Cardiovascular diseases are the major cause of death in renal transplant recipients with a functioning graft, accounting for approximately 50% of all-cause mortality (1, 2). New-onset diabetes after transplantation (NODAT) is a major contributor to the burden of cardiovascular disease (1, 3). Impaired glucose tolerance (IGT) and impaired fasting glucose (IFG) are recognized risk factors for diabetes and cardiovascular disease in both general (4–6) and transplant recipient (7–9) populations. Impaired glucose tolerance, which reflects abnormal postprandial glucose metabolism, has a higher risk for cardiovascular disease and diabetes than IFG (4, 10–16), which represents normal postprandial glucose metabolism. Thus, a targeted approach to the prediabetic transplant recipient may attenuate the development and progression of postprandial hyperglycemia and help reduce the cardiovascular morbidity and mortality associated with abnormal glucose metabolism.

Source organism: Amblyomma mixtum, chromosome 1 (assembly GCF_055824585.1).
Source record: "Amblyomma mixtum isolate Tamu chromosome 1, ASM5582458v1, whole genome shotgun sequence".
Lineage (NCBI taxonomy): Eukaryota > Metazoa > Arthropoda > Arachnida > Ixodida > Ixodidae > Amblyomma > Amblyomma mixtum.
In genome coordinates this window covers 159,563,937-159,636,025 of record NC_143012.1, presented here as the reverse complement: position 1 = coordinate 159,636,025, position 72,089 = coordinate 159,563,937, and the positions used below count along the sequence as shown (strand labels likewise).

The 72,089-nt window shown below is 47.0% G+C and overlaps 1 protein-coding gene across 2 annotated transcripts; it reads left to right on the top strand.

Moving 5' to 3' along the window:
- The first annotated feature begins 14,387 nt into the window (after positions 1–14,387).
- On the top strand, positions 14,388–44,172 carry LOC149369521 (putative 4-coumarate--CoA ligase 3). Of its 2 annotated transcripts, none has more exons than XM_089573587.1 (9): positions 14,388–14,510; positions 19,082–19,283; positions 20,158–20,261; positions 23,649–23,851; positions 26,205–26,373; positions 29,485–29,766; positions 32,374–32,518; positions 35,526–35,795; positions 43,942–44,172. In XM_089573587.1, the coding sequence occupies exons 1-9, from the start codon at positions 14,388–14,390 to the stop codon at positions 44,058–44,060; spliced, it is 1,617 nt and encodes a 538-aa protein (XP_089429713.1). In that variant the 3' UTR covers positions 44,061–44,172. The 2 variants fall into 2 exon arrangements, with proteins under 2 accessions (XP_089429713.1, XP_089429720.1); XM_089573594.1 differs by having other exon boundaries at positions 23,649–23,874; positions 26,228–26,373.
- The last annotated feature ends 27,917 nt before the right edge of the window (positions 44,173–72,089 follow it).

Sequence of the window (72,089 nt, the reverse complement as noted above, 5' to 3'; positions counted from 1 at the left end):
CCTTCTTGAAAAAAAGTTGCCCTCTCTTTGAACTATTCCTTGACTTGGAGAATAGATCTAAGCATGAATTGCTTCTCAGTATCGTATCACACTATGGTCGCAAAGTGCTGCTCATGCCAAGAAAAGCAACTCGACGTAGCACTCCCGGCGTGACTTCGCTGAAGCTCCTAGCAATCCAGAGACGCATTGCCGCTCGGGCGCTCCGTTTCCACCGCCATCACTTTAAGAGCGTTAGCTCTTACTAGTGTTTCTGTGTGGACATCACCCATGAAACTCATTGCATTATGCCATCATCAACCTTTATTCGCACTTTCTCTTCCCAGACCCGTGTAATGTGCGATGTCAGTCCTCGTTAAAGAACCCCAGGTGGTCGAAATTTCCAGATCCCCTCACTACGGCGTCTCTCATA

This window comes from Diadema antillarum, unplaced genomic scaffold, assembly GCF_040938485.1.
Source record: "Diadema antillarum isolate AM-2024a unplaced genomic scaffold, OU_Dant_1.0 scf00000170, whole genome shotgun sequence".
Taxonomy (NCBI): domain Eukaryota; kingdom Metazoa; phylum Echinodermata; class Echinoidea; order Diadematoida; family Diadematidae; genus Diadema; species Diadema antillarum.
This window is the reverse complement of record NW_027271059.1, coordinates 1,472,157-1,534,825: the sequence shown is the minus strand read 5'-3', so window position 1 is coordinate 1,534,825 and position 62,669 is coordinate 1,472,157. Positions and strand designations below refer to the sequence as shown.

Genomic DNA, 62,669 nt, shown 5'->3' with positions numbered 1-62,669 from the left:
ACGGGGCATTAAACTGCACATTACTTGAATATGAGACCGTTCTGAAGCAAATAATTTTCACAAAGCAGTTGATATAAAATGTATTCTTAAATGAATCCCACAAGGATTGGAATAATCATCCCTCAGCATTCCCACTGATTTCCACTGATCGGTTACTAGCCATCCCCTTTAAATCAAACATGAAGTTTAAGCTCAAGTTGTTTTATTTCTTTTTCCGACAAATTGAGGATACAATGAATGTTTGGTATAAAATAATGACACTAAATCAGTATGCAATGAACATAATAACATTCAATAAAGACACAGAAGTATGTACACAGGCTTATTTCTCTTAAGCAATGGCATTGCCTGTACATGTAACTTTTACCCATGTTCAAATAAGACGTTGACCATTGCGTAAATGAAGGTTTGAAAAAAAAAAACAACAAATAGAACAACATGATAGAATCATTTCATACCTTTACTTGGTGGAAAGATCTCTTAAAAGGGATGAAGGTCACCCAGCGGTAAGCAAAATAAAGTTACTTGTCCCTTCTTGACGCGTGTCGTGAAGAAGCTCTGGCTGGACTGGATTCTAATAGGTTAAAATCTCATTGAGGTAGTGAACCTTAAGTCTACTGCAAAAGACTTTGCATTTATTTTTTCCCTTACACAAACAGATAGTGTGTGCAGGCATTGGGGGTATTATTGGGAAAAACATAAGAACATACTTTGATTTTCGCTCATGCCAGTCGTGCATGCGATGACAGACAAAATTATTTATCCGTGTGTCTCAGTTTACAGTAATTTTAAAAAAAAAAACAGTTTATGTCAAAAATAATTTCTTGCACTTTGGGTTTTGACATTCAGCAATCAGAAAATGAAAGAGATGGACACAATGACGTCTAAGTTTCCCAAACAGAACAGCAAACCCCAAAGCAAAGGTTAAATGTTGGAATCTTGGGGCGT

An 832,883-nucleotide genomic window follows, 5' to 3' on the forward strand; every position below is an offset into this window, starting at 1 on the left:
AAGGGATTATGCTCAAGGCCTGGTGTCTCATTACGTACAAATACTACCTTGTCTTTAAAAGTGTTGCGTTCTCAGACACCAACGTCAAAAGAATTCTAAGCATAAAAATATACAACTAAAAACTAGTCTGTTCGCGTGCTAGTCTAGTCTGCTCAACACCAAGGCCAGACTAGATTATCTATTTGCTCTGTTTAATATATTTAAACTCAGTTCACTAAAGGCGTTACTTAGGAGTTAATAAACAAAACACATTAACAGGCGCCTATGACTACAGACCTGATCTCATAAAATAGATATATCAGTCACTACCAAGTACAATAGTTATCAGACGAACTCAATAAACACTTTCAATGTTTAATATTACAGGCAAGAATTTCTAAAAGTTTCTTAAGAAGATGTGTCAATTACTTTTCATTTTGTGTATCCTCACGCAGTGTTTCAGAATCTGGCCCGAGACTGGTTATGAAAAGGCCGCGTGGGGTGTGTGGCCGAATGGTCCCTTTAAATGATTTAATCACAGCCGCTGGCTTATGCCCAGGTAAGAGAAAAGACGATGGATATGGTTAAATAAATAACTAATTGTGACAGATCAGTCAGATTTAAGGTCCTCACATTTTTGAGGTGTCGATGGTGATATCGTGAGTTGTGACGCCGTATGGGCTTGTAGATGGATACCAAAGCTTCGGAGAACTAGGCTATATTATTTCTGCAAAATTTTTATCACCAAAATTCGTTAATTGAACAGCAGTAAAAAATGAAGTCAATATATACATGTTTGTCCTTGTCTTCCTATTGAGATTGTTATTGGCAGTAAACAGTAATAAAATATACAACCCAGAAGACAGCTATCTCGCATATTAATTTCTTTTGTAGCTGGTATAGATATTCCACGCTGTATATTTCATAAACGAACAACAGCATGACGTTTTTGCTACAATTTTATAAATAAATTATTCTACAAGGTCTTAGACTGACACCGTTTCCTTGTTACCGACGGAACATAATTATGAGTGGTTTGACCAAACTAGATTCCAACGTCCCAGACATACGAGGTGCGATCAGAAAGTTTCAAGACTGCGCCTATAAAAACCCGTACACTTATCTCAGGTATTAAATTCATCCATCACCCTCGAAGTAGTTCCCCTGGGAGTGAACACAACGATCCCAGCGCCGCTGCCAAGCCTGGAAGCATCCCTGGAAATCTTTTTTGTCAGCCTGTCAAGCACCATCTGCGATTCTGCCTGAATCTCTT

The International Consensus Guidelines (17) issued by an expert panel on NODAT recommend nonpharmacologic therapy as first-line management for patients with NODAT, in line with guidance from the American Diabetes Association (18). Lifestyle modification (dietary changes, weight loss, and physical exercise) has been the mainstay for initial management of diabetes for decades in the general population. Lifestyle modification has also been shown to delay the onset of diabetes in nontransplantation subjects with abnormal postprandial glucose metabolism such as IGT (19–21). The NODAT guidelines also recommend intensive preventative strategies in renal transplant recipients who are diagnosed with IGT, although routine use of an oral glucose tolerance test (OGTT) is not advocated (17). No data show that lifestyle modification has any benefit in delaying diabetes mellitus in patients with an IFG. Although a similar benefit might be extrapolated in transplant recipients, there are no studies to show lifestyle intervention prevents or delays the onset of NODAT for transplant recipients with IGT. Because of the presence of both traditional and transplantation-specific risk factors for hyperglycemia after transplantation (22–24), the feasibility and efficacy of lifestyle modification specifically for this population would be important to validate.